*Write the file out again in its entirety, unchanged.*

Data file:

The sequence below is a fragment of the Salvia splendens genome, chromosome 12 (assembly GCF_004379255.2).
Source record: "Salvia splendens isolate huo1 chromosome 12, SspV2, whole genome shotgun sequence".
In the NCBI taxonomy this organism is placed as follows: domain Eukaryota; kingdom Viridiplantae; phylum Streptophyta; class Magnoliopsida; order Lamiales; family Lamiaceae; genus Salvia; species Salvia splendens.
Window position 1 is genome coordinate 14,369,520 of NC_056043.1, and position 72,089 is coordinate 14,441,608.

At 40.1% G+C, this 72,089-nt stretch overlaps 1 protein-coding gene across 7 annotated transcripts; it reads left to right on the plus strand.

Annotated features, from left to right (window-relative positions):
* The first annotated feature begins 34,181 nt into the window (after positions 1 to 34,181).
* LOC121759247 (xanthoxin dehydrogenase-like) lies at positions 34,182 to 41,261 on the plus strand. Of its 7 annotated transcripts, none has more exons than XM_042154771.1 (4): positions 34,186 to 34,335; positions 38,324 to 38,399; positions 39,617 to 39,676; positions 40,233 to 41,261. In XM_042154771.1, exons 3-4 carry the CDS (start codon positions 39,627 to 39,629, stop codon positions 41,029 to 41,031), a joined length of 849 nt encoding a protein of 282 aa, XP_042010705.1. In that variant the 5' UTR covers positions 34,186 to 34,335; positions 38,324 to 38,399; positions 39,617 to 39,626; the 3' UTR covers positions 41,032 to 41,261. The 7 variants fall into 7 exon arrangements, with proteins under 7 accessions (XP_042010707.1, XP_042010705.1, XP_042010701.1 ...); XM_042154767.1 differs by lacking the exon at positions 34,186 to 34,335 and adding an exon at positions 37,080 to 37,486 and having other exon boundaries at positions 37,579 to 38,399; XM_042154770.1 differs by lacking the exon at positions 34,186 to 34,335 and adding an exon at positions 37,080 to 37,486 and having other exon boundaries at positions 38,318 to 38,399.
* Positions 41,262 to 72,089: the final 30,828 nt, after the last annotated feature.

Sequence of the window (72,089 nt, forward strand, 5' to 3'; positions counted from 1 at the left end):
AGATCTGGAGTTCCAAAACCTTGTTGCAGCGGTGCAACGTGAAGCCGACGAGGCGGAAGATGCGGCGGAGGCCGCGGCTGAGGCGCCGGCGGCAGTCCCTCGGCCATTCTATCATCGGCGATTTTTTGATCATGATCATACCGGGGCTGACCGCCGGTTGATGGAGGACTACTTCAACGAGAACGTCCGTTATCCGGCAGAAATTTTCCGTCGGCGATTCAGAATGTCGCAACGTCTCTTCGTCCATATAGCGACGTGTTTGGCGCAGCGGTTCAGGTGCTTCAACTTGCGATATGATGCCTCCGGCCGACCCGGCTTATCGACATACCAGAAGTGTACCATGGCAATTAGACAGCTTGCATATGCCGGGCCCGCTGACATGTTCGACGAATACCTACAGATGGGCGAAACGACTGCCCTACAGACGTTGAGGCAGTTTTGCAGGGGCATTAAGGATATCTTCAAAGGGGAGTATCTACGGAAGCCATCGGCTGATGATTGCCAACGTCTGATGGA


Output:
The sequence below is a fragment of the Salvia splendens genome, chromosome 12 (assembly GCF_004379255.2).
Source record: "Salvia splendens isolate huo1 chromosome 12, SspV2, whole genome shotgun sequence".
In the NCBI taxonomy this organism is placed as follows: domain Eukaryota; kingdom Viridiplantae; phylum Streptophyta; class Magnoliopsida; order Lamiales; family Lamiaceae; genus Salvia; species Salvia splendens.
Window position 1 is genome coordinate 14,369,520 of NC_056043.1, and position 72,089 is coordinate 14,441,608.

At 40.1% G+C, this 72,089-nt stretch overlaps 1 protein-coding gene across 7 annotated transcripts; it reads left to right on the plus strand.

Annotated features, from left to right (window-relative positions):
* The first annotated feature begins 34,181 nt into the window (after positions 1 to 34,181).
* LOC121759247 (xanthoxin dehydrogenase-like) lies at positions 34,182 to 41,261 on the plus strand. Of its 7 annotated transcripts, none has more exons than XM_042154771.1 (4): positions 34,186 to 34,335; positions 38,324 to 38,399; positions 39,617 to 39,676; positions 40,233 to 41,261. In XM_042154771.1, exons 3-4 carry the CDS (start codon positions 39,627 to 39,629, stop codon positions 41,029 to 41,031), a joined length of 849 nt encoding a protein of 282 aa, XP_042010705.1. In that variant the 5' UTR covers positions 34,186 to 34,335; positions 38,324 to 38,399; positions 39,617 to 39,626; the 3' UTR covers positions 41,032 to 41,261. The 7 variants fall into 7 exon arrangements, with proteins under 7 accessions (XP_042010707.1, XP_042010705.1, XP_042010701.1 ...); XM_042154767.1 differs by lacking the exon at positions 34,186 to 34,335 and adding an exon at positions 37,080 to 37,486 and having other exon boundaries at positions 37,579 to 38,399; XM_042154770.1 differs by lacking the exon at positions 34,186 to 34,335 and adding an exon at positions 37,080 to 37,486 and having other exon boundaries at positions 38,318 to 38,399.
* Positions 41,262 to 72,089: the final 30,828 nt, after the last annotated feature.

Sequence of the window (72,089 nt, forward strand, 5' to 3'; positions counted from 1 at the left end):
AGATCTGGAGTTCCAAAACCTTGTTGCAGCGGTGCAACGTGAAGCCGACGAGGCGGAAGATGCGGCGGAGGCCGCGGCTGAGGCGCCGGCGGCAGTCCCTCGGCCATTCTATCATCGGCGATTTTTTGATCATGATCATACCGGGGCTGACCGCCGGTTGATGGAGGACTACTTCAACGAGAACGTCCGTTATCCGGCAGAAATTTTCCGTCGGCGATTCAGAATGTCGCAACGTCTCTTCGTCCATATAGCGACGTGTTTGGCGCAGCGGTTCAGGTGCTTCAACTTGCGATATGATGCCTCCGGCCGACCCGGCTTATCGACATACCAGAAGTGTACCATGGCAATTAGACAGCTTGCATATGCCGGGCCCGCTGACATGTTCGACGAATACCTACAGATGGGCGAAACGACTGCCCTACAGACGTTGAGGCAGTTTTGCAGGGGCATTAAGGATATCTTCAAAGGGGAGTATCTACGGAAGCCATCGGCTGATGATTGCCAACGTCTGATGGA